Introduction: A Bronze level move for Waltz.
Frame: Standard. Count: 1-2-3
Leaders and Followers: Leaders and Followers move differently.

Instructions (Leader Perspective)
Leaders and Followers move differently. If you remember whisk-and-chasse, progressive chasse is quite similar. W-C, leaders move with left side forward and followers right side forward. In progressive chasse, it's the opposite.
Note: There are variations on progressive chasse. The general guideline is that the leader moves with his right side down line of dance.
Let us assume we begin by facing diagonal center.
1: Left foot drives forward down diagonal center. Heel-toe.
2: Right foot comes forward, but proceeds down line of dance.
And: Left foot closes with right foot.
3: Right foot goes back in direction of diagonal wall.
And: Left foot closes with right foot in preparation for next move.

A very rough approximation would be to imagine yourself tracing the diagonal, short side, and 2nd diagonal of a trapezoid. When doing this move, your diagonals won't be at perfect angles (and you wouldn't want them to be anyway).


Instructions (Follower Perspective)
The leader begins by facing diagonal center, so you'll be facing diagonal wall against line of dance.
1: Right foot drives backward. Toe-heel.
2: Left foot comes backward, but goes to the side, proceeding down line of dance.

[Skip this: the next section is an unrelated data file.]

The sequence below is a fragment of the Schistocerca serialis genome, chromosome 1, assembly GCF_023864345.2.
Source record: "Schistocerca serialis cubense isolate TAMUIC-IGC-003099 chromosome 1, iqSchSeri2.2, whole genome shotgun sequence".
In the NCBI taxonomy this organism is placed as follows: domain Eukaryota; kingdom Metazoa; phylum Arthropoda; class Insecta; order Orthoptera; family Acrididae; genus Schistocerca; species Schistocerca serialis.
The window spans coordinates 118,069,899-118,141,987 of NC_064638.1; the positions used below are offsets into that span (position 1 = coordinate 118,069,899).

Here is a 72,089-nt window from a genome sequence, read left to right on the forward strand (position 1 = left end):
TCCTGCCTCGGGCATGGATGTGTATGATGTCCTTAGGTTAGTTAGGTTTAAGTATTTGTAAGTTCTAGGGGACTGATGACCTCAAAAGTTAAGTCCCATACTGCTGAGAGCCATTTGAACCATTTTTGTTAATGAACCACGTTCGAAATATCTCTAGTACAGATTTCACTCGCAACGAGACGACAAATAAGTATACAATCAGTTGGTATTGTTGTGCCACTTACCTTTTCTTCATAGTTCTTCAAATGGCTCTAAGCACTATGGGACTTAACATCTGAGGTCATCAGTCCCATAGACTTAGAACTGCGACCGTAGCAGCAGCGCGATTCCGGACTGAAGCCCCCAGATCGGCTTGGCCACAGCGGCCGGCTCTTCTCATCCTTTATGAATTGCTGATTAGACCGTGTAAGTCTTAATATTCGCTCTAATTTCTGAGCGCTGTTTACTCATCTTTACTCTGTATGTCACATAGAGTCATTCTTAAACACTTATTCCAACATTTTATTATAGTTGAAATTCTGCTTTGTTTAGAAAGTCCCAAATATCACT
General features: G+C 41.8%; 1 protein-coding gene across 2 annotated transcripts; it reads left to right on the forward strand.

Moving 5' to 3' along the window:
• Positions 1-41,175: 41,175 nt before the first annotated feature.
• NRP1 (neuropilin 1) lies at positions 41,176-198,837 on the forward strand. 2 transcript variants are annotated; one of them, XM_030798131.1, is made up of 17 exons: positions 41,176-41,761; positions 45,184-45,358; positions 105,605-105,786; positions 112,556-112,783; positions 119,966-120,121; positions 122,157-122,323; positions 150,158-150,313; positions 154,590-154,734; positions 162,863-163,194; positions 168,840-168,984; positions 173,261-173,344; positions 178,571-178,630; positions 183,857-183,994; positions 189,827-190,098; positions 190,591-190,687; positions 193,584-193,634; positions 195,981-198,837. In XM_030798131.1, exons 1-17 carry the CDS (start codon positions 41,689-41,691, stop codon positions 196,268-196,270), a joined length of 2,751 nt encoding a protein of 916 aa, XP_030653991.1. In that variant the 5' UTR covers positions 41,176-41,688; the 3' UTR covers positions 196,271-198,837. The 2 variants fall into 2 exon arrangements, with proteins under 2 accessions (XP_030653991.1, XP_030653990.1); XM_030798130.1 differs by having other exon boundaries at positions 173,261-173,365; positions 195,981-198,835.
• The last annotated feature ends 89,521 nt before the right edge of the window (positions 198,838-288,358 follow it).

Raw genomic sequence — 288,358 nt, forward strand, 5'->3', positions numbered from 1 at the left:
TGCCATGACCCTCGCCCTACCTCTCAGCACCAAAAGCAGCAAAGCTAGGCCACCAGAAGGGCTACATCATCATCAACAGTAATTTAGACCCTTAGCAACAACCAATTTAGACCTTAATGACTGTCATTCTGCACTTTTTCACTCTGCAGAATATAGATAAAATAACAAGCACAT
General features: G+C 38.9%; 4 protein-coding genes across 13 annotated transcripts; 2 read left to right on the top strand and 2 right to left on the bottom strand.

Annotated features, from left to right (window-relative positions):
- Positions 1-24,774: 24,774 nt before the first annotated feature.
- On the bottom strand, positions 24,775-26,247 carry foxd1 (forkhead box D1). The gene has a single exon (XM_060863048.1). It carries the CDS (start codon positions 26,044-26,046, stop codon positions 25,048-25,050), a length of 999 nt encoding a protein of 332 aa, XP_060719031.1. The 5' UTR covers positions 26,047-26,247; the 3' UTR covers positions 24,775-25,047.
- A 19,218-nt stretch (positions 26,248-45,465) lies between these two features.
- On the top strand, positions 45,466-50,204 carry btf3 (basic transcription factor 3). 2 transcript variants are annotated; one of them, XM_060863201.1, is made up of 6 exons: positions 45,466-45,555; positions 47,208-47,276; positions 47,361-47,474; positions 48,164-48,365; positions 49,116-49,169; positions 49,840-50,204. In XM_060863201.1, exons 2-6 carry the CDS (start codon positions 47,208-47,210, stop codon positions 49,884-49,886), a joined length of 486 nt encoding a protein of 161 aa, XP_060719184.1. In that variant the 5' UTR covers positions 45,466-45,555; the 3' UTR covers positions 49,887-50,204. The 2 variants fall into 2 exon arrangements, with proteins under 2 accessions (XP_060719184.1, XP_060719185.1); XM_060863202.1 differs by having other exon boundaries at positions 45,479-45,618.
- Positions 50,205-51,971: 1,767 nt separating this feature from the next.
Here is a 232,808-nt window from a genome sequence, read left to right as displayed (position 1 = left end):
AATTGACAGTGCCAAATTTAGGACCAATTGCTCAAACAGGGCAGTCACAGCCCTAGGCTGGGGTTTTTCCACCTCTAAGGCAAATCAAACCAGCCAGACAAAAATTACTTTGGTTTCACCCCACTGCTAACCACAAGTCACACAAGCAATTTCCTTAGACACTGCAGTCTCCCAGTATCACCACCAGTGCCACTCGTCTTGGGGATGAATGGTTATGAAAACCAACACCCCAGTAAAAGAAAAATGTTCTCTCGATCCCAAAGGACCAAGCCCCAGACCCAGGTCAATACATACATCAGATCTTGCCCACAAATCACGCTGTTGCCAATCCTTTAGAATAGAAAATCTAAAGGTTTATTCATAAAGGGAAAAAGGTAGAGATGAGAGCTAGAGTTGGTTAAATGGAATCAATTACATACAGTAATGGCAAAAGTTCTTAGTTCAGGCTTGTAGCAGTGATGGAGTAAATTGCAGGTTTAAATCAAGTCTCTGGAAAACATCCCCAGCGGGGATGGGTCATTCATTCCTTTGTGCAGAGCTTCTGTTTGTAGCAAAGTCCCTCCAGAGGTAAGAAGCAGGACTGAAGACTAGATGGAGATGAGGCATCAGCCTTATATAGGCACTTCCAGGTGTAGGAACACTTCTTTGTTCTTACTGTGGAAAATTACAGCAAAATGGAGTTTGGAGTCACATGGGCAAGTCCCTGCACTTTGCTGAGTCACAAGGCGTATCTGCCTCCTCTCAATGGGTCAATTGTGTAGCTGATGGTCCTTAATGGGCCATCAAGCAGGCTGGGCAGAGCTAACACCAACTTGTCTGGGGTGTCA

And: Right foot closes with your left foot.
3: Left foot comes forward diagonal wall.
And: Right foot closes with left foot in preparation for next move.


Tips and Tricks
  • Distance: In order to cover more distance, when doing counts 1 and 3, do them more in the direction along line of dance rather than doing strict diagonals. This way, you'll cover more ground. Do note that doing this while keeping in sync with your partner will be more difficult, but the additional distance is worth it.


Advanced Concepts
  • Closing of Feet: The two closes in this move, the And of 2 and the And of 3 are very, very important. The first close is to ensure that you're ready to move to the next step. The 2nd close is an opportunity for you to ensure that you are in outside partner position. When you close your feet, your upper body should twist further into outside partner. Think of it as you entered this move in outside partner, you might've slipped out of it when doing this move, and this 2nd close is an opportunity to get back into perfect position.